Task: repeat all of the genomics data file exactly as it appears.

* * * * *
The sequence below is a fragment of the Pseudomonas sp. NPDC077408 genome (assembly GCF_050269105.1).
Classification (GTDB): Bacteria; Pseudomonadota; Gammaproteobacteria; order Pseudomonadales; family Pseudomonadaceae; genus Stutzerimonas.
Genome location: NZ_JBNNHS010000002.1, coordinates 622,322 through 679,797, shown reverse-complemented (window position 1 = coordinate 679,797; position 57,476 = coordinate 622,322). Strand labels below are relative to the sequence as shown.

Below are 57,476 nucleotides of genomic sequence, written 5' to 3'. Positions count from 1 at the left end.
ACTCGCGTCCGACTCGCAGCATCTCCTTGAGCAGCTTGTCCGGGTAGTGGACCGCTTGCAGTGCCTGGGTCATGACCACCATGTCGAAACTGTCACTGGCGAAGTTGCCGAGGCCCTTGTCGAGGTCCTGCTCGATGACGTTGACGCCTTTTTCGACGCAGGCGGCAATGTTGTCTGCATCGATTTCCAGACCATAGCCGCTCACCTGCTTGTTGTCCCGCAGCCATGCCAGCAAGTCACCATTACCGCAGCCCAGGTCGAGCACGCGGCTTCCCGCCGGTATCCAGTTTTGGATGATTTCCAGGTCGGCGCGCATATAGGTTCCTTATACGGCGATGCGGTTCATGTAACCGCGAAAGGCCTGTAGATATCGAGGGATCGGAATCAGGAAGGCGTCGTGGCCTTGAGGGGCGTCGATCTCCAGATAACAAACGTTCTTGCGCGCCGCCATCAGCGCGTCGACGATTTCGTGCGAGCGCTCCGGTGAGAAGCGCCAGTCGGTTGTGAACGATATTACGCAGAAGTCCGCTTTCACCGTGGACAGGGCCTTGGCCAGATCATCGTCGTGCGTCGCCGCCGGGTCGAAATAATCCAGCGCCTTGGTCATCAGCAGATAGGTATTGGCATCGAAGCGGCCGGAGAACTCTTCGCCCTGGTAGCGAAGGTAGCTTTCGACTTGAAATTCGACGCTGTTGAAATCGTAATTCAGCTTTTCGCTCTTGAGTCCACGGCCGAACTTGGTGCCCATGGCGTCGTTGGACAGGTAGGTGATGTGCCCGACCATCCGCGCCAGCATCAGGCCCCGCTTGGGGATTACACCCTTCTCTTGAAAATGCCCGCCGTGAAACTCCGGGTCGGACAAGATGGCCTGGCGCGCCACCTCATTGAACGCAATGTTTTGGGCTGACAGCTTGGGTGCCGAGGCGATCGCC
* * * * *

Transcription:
The sequence below is a fragment of the Pseudomonas sp. NPDC077408 genome (assembly GCF_050269105.1).
Classification (GTDB): Bacteria; Pseudomonadota; Gammaproteobacteria; order Pseudomonadales; family Pseudomonadaceae; genus Stutzerimonas.
Genome location: NZ_JBNNHS010000002.1, coordinates 622,322 through 679,797, shown reverse-complemented (window position 1 = coordinate 679,797; position 57,476 = coordinate 622,322). Strand labels below are relative to the sequence as shown.

Below are 57,476 nucleotides of genomic sequence, written 5' to 3'. Positions count from 1 at the left end.
ACTCGCGTCCGACTCGCAGCATCTCCTTGAGCAGCTTGTCCGGGTAGTGGACCGCTTGCAGTGCCTGGGTCATGACCACCATGTCGAAACTGTCACTGGCGAAGTTGCCGAGGCCCTTGTCGAGGTCCTGCTCGATGACGTTGACGCCTTTTTCGACGCAGGCGGCAATGTTGTCTGCATCGATTTCCAGACCATAGCCGCTCACCTGCTTGTTGTCCCGCAGCCATGCCAGCAAGTCACCATTACCGCAGCCCAGGTCGAGCACGCGGCTTCCCGCCGGTATCCAGTTTTGGATGATTTCCAGGTCGGCGCGCATATAGGTTCCTTATACGGCGATGCGGTTCATGTAACCGCGAAAGGCCTGTAGATATCGAGGGATCGGAATCAGGAAGGCGTCGTGGCCTTGAGGGGCGTCGATCTCCAGATAACAAACGTTCTTGCGCGCCGCCATCAGCGCGTCGACGATTTCGTGCGAGCGCTCCGGTGAGAAGCGCCAGTCGGTTGTGAACGATATTACGCAGAAGTCCGCTTTCACCGTGGACAGGGCCTTGGCCAGATCATCGTCGTGCGTCGCCGCCGGGTCGAAATAATCCAGCGCCTTGGTCATCAGCAGATAGGTATTGGCATCGAAGCGGCCGGAGAACTCTTCGCCCTGGTAGCGAAGGTAGCTTTCGACTTGAAATTCGACGCTGTTGAAATCGTAATTCAGCTTTTCGCTCTTGAGTCCACGGCCGAACTTGGTGCCCATGGCGTCGTTGGACAGGTAGGTGATGTGCCCGACCATCCGCGCCAGCATCAGGCCCCGCTTGGGGATTACACCCTTCTCTTGAAAATGCCCGCCGTGAAACTCCGGGTCGGACAAGATGGCCTGGCGCGCCACCTCATTGAACGCAATGTTTTGGGCTGACAGCTTGGGTGCCGAGGCGATCGCC